The biggest challenge Coast Guard Sector San Diego faces on its local waterways is smuggling.
That’s according to Capt. Sean Mahoney, sector commander, who oversees 465 personnel, as well as boats and aircraft that carry out a variety of Coast Guard missions.
“There’s been a huge increase in smuggling since 2008 in the maritime environment, and that’s come from the tightening of the land border we have,” he said. “With that tightening, it’s pushed the smuggling out to sea.”
As of late July, more than 50 tons of marijuana had been seized at sea off the Southern California coast since October 2011, according to the Coast Guard.
Pangas, or small Mexican fishing vessels, are notorious for sneaking drugs up the coast.
"They will come north with either narcotics or migrants on board and make their landing on a beach," he said. “It’s a coordinated operation, met by a vehicle, van or truck. Folks get in that and go to a safe house."
The Coast Guard works with partners at the Department of Homeland Security, U.S. Navy, Harbor Police and locals to counter those crimes.
But one growing challenge of being able to intercept drugs comes as a result of smugglers increasing the distances they are willing to travel to get drugs to their plotted destinations.
“We’ve pushed them out and they’re going beyond San Clemente,” said Mahoney, who hails from Fishkill, N.Y.
Some smugglers are veering as far as 150 miles offshore and all the way up to Santa Barbara, or an area covering the size of Pennsylvania.
“Even if we had seven assets out there it would be like having seven cop cars in the state of Pennsylvania," he said. "That’s a big challenge for us.”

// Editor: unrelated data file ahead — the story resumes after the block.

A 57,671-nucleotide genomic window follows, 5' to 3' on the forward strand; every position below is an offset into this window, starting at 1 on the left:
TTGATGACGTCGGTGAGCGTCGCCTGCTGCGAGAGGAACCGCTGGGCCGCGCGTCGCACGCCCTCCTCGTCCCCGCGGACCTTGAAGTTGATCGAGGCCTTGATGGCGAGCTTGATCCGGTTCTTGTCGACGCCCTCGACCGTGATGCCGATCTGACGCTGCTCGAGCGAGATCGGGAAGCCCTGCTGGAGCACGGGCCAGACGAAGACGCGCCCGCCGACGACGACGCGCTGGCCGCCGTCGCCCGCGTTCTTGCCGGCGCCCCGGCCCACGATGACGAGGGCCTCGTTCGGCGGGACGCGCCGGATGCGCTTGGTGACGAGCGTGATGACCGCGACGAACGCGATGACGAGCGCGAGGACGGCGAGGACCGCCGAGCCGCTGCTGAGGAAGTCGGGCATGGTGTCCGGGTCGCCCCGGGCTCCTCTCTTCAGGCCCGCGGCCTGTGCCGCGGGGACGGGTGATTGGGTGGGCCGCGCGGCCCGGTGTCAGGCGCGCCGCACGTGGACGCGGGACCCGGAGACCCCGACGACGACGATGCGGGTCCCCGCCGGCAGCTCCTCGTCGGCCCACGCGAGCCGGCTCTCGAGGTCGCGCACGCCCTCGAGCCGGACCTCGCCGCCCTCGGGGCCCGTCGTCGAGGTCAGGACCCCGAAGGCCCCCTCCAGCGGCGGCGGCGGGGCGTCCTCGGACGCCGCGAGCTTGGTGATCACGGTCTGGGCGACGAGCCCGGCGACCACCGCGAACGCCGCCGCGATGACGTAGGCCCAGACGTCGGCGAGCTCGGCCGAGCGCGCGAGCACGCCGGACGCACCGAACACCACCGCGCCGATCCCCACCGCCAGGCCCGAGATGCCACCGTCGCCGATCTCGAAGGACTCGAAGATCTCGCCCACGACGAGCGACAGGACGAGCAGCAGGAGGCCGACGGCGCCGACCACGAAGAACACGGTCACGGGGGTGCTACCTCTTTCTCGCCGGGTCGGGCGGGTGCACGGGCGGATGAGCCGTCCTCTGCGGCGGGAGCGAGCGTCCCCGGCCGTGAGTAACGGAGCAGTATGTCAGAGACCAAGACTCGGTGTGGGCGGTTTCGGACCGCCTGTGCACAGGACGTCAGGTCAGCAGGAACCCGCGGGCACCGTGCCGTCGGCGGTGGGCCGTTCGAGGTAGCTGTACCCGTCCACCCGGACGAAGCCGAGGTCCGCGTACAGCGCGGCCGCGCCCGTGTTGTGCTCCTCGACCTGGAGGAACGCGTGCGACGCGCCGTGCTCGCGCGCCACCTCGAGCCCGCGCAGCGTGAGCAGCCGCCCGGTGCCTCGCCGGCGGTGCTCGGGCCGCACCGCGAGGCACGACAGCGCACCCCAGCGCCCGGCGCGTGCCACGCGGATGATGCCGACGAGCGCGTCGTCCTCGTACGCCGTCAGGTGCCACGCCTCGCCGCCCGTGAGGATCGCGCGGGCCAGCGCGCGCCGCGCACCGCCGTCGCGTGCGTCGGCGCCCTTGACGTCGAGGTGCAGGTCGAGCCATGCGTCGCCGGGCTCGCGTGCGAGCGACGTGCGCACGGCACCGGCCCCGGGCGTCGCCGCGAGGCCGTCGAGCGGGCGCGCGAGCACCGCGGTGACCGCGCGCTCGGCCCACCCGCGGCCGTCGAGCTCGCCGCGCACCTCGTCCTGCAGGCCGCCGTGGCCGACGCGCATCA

There’s a push to make sure there is adequate coverage by air in order to gather intelligence and narrow down the smuggling route.
As Captain of the Port, he is responsible for the safe conduct of commercial maritime and recreational boating activity on all federally navigable waterways within an area that extends from 200 nautical miles offshore San Diego, then east to include the Colorado River and its surrounding lakes in Arizona, and portions of Utah and Nevada.
Mahoney assumed command in June 2011 and previously led search and rescue and crisis management in the mid-Atlantic region.
The Coast Guard, which has 42,000 active duty members, is the smallest of the five armed services — but it’s also becoming one of the hardest services to get into.
“It’s very, very competitive now," he said. "Many of our enlisted members are coming in with college degrees.”
Mahoney, an experienced helicopter pilot and 1987 graduate of the U.S. Coast Guard Academy, says San Diego has three H-60 helicopters with glass cockpits.
“It’s a multi-mission aircraft. It has airborne use of force capability. So that gives us the M240 machine gun in the door for stopping vessels. We also have an M14 weapon we use,” he said.
The Coast Guard can also put tactical boarding teams on boats using its fast roping capability. Its arsenal of five small boats includes special purpose craft — law enforcement.
“They are very capable vessels for intercepting smugglers along the border here,” he said.
There are four patrol boats in San Diego, some of which are used for offshore counter smuggling patrols.
“They are frequently employed out there. Typically one of our patrol boats is out there at all times,” he said.
One of the tools used to detect drugs is a narcotics identification kit, which can identify various illegal substances, ranging from marijuana to cocaine to heroin, on vessels being inspected.
“We don’t know exactly what they may be and need to identify them to establish probable cause to continue the search of vessels,” he said.